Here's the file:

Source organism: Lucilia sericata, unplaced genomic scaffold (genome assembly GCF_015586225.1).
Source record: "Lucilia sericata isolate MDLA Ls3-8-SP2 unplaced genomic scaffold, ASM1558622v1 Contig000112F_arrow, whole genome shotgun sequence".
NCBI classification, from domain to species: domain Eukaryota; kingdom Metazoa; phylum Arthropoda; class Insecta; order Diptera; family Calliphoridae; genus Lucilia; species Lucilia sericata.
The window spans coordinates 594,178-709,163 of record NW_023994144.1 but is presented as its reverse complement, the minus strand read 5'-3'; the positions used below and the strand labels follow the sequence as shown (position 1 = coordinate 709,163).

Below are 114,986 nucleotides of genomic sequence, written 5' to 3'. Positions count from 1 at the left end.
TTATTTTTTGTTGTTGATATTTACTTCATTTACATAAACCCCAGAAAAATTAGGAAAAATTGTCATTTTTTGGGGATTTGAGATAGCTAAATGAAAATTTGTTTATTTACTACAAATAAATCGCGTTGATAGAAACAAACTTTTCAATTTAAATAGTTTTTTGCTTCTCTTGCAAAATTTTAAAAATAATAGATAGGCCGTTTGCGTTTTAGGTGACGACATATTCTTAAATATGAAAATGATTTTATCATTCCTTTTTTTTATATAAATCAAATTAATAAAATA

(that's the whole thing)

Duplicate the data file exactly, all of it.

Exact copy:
Source organism: Lucilia sericata, unplaced genomic scaffold (genome assembly GCF_015586225.1).
Source record: "Lucilia sericata isolate MDLA Ls3-8-SP2 unplaced genomic scaffold, ASM1558622v1 Contig000112F_arrow, whole genome shotgun sequence".
NCBI classification, from domain to species: domain Eukaryota; kingdom Metazoa; phylum Arthropoda; class Insecta; order Diptera; family Calliphoridae; genus Lucilia; species Lucilia sericata.
The window spans coordinates 594,178-709,163 of record NW_023994144.1 but is presented as its reverse complement, the minus strand read 5'-3'; the positions used below and the strand labels follow the sequence as shown (position 1 = coordinate 709,163).

Below are 114,986 nucleotides of genomic sequence, written 5' to 3'. Positions count from 1 at the left end.
TTATTTTTTGTTGTTGATATTTACTTCATTTACATAAACCCCAGAAAAATTAGGAAAAATTGTCATTTTTTGGGGATTTGAGATAGCTAAATGAAAATTTGTTTATTTACTACAAATAAATCGCGTTGATAGAAACAAACTTTTCAATTTAAATAGTTTTTTGCTTCTCTTGCAAAATTTTAAAAATAATAGATAGGCCGTTTGCGTTTTAGGTGACGACATATTCTTAAATATGAAAATGATTTTATCATTCCTTTTTTTTATATAAATCAAATTAATAAAATA